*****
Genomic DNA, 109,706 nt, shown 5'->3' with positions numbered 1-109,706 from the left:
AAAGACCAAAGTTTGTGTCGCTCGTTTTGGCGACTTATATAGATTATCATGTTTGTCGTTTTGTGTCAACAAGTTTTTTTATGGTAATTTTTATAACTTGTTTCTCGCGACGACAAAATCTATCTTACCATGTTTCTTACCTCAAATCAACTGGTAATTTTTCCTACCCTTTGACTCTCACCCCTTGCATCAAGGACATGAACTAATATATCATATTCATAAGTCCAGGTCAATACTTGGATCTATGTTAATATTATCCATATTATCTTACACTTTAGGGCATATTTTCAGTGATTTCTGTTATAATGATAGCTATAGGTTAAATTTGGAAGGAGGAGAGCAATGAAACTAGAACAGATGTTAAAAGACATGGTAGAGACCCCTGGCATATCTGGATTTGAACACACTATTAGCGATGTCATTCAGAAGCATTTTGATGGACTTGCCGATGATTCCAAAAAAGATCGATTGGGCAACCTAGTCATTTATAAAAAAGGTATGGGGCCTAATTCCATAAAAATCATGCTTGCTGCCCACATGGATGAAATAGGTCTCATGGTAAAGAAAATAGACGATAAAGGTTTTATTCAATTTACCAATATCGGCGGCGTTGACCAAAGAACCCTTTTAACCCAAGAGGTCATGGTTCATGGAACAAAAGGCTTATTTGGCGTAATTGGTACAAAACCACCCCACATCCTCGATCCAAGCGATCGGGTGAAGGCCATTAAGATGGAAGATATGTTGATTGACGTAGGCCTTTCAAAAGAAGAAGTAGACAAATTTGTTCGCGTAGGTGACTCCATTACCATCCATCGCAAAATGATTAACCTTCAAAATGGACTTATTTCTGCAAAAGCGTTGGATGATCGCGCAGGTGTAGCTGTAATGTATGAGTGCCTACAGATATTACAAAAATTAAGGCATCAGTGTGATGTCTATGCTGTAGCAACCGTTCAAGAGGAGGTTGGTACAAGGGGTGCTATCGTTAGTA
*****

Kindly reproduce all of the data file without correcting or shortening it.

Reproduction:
Genomic DNA, 109,706 nt, shown 5'->3' with positions numbered 1-109,706 from the left:
AAAGACCAAAGTTTGTGTCGCTCGTTTTGGCGACTTATATAGATTATCATGTTTGTCGTTTTGTGTCAACAAGTTTTTTTATGGTAATTTTTATAACTTGTTTCTCGCGACGACAAAATCTATCTTACCATGTTTCTTACCTCAAATCAACTGGTAATTTTTCCTACCCTTTGACTCTCACCCCTTGCATCAAGGACATGAACTAATATATCATATTCATAAGTCCAGGTCAATACTTGGATCTATGTTAATATTATCCATATTATCTTACACTTTAGGGCATATTTTCAGTGATTTCTGTTATAATGATAGCTATAGGTTAAATTTGGAAGGAGGAGAGCAATGAAACTAGAACAGATGTTAAAAGACATGGTAGAGACCCCTGGCATATCTGGATTTGAACACACTATTAGCGATGTCATTCAGAAGCATTTTGATGGACTTGCCGATGATTCCAAAAAAGATCGATTGGGCAACCTAGTCATTTATAAAAAAGGTATGGGGCCTAATTCCATAAAAATCATGCTTGCTGCCCACATGGATGAAATAGGTCTCATGGTAAAGAAAATAGACGATAAAGGTTTTATTCAATTTACCAATATCGGCGGCGTTGACCAAAGAACCCTTTTAACCCAAGAGGTCATGGTTCATGGAACAAAAGGCTTATTTGGCGTAATTGGTACAAAACCACCCCACATCCTCGATCCAAGCGATCGGGTGAAGGCCATTAAGATGGAAGATATGTTGATTGACGTAGGCCTTTCAAAAGAAGAAGTAGACAAATTTGTTCGCGTAGGTGACTCCATTACCATCCATCGCAAAATGATTAACCTTCAAAATGGACTTATTTCTGCAAAAGCGTTGGATGATCGCGCAGGTGTAGCTGTAATGTATGAGTGCCTACAGATATTACAAAAATTAAGGCATCAGTGTGATGTCTATGCTGTAGCAACCGTTCAAGAGGAGGTTGGTACAAGGGGTGCTATCGTTAGTA